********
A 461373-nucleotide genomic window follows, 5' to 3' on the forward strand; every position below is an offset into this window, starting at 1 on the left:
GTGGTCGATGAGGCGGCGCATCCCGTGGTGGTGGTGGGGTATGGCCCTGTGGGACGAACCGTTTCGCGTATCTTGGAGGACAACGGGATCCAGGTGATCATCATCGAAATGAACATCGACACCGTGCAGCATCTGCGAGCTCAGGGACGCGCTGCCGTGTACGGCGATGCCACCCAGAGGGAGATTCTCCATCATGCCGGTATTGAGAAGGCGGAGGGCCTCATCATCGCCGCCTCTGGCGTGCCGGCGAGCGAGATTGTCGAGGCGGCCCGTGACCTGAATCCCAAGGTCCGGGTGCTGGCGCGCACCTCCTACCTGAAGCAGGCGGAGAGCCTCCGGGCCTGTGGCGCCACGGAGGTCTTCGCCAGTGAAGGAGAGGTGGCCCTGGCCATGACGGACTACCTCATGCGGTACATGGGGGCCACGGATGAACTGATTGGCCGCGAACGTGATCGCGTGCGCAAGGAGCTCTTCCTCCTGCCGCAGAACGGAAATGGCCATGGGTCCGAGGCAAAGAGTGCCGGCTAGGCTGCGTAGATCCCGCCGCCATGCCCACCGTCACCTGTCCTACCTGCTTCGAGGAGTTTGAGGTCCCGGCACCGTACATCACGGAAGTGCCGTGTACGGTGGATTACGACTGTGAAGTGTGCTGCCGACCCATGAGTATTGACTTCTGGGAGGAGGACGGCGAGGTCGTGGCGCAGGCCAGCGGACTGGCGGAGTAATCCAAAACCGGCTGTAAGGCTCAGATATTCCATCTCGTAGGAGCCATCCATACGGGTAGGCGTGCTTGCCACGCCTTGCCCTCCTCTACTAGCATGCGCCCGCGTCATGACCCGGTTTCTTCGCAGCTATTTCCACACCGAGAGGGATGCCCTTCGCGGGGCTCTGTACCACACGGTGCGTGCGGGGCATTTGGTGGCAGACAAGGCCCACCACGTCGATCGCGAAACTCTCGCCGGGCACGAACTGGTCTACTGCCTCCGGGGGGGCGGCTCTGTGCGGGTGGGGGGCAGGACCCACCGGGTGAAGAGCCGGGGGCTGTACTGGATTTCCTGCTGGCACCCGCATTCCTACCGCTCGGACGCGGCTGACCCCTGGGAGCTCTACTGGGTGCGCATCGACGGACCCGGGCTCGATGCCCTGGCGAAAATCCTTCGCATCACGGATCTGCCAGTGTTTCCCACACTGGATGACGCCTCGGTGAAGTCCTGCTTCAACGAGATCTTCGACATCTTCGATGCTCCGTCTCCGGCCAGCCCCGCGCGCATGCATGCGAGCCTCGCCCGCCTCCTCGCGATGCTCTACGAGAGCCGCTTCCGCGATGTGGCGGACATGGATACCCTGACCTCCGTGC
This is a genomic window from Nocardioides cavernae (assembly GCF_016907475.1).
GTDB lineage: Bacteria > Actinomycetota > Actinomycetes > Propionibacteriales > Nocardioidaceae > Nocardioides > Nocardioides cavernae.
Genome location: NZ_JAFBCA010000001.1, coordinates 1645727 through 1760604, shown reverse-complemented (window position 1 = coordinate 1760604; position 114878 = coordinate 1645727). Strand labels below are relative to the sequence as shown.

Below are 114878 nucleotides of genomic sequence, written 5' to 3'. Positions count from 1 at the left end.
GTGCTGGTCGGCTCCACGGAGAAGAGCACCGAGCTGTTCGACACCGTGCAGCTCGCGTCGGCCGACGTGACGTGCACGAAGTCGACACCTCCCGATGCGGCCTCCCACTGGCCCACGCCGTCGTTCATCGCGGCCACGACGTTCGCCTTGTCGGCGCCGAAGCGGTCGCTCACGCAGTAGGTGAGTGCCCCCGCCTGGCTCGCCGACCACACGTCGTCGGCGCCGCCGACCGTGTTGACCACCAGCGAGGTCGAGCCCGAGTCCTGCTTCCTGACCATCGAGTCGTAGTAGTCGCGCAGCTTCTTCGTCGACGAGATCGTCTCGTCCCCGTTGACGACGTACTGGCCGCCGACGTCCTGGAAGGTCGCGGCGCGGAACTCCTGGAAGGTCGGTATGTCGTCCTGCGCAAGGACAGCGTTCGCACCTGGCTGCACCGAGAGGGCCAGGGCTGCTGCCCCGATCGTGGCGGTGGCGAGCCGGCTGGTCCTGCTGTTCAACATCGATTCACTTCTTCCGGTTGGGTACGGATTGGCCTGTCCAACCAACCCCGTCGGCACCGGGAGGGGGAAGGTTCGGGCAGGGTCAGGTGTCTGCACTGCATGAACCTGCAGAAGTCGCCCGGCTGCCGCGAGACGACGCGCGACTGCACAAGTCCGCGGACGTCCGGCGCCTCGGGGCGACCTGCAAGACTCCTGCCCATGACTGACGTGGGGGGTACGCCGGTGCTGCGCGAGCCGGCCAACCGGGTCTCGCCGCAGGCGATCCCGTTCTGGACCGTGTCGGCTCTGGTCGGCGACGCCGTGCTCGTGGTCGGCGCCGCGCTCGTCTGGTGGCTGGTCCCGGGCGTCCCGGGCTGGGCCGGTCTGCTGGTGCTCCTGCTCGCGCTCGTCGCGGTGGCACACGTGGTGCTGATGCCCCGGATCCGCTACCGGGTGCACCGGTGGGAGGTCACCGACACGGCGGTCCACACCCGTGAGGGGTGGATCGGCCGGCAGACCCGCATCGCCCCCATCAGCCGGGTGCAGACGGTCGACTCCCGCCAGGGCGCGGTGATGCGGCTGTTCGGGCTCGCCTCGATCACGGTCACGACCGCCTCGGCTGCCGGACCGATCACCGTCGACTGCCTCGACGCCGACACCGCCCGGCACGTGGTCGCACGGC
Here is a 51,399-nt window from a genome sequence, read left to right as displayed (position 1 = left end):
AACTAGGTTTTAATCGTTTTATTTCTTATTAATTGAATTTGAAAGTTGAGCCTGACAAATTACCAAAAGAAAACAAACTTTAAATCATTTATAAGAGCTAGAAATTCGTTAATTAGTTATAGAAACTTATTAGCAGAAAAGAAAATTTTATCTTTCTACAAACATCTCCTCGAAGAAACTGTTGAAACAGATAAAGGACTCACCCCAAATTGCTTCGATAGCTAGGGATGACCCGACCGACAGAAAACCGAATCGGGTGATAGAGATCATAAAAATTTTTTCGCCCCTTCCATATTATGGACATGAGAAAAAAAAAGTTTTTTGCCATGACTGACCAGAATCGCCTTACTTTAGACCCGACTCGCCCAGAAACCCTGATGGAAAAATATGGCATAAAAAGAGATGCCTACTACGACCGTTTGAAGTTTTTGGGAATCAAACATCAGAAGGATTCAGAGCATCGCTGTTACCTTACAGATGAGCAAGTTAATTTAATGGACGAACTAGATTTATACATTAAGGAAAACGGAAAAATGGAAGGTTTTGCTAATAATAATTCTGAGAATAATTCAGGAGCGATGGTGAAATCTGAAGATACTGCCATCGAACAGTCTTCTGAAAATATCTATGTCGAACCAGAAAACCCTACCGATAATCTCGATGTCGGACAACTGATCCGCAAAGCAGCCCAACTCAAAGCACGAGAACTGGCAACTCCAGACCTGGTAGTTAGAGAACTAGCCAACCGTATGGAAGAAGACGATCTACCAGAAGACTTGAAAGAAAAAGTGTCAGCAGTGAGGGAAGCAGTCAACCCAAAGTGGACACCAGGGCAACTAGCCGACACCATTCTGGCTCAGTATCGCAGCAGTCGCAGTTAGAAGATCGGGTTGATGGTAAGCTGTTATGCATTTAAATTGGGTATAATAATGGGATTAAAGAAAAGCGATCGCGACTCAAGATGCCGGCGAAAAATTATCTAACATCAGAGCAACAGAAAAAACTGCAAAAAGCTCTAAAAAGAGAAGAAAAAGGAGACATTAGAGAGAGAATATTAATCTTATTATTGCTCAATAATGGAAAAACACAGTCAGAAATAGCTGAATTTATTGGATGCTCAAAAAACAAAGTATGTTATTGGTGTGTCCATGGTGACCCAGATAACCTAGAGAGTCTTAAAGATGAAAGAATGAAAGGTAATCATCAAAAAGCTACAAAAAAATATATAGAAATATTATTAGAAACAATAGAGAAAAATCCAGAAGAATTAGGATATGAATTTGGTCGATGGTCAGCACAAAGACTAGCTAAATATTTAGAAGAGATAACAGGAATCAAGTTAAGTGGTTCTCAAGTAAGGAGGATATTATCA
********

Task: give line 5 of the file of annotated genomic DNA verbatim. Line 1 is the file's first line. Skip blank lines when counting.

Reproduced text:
Genome location: NZ_JAFBCA010000001.1, coordinates 1645727 through 1760604, shown reverse-complemented (window position 1 = coordinate 1760604; position 114878 = coordinate 1645727). Strand labels below are relative to the sequence as shown.